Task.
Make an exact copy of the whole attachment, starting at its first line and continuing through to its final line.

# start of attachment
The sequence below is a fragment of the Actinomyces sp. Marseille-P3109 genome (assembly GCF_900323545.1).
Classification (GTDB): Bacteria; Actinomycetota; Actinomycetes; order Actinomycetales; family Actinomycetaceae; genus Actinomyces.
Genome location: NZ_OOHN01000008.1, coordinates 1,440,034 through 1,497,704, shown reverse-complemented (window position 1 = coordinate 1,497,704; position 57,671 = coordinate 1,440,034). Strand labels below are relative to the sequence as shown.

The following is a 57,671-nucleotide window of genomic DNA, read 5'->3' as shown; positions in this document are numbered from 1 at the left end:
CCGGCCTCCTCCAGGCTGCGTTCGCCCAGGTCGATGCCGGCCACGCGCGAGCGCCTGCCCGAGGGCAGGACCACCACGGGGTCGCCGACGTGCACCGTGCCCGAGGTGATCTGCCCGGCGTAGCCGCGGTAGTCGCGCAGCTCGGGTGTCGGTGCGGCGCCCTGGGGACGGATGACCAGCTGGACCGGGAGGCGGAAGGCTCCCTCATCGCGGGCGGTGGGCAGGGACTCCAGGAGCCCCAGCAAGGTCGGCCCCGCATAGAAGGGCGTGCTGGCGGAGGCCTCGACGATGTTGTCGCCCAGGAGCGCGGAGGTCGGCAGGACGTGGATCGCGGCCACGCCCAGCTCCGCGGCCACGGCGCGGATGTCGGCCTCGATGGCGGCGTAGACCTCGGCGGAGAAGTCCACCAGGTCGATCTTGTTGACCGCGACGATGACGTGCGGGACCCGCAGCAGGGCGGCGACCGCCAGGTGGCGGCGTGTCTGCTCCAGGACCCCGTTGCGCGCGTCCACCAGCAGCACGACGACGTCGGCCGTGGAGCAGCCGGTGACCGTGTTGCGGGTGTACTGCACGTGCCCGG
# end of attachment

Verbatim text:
The sequence below is a fragment of the Actinomyces sp. Marseille-P3109 genome (assembly GCF_900323545.1).
Classification (GTDB): Bacteria; Actinomycetota; Actinomycetes; order Actinomycetales; family Actinomycetaceae; genus Actinomyces.
Genome location: NZ_OOHN01000008.1, coordinates 1,440,034 through 1,497,704, shown reverse-complemented (window position 1 = coordinate 1,497,704; position 57,671 = coordinate 1,440,034). Strand labels below are relative to the sequence as shown.

The following is a 57,671-nucleotide window of genomic DNA, read 5'->3' as shown; positions in this document are numbered from 1 at the left end:
CCGGCCTCCTCCAGGCTGCGTTCGCCCAGGTCGATGCCGGCCACGCGCGAGCGCCTGCCCGAGGGCAGGACCACCACGGGGTCGCCGACGTGCACCGTGCCCGAGGTGATCTGCCCGGCGTAGCCGCGGTAGTCGCGCAGCTCGGGTGTCGGTGCGGCGCCCTGGGGACGGATGACCAGCTGGACCGGGAGGCGGAAGGCTCCCTCATCGCGGGCGGTGGGCAGGGACTCCAGGAGCCCCAGCAAGGTCGGCCCCGCATAGAAGGGCGTGCTGGCGGAGGCCTCGACGATGTTGTCGCCCAGGAGCGCGGAGGTCGGCAGGACGTGGATCGCGGCCACGCCCAGCTCCGCGGCCACGGCGCGGATGTCGGCCTCGATGGCGGCGTAGACCTCGGCGGAGAAGTCCACCAGGTCGATCTTGTTGACCGCGACGATGACGTGCGGGACCCGCAGCAGGGCGGCGACCGCCAGGTGGCGGCGTGTCTGCTCCAGGACCCCGTTGCGCGCGTCCACCAGCAGCACGACGACGTCGGCCGTGGAGCAGCCGGTGACCGTGTTGCGGGTGTACTGCACGTGCCCGG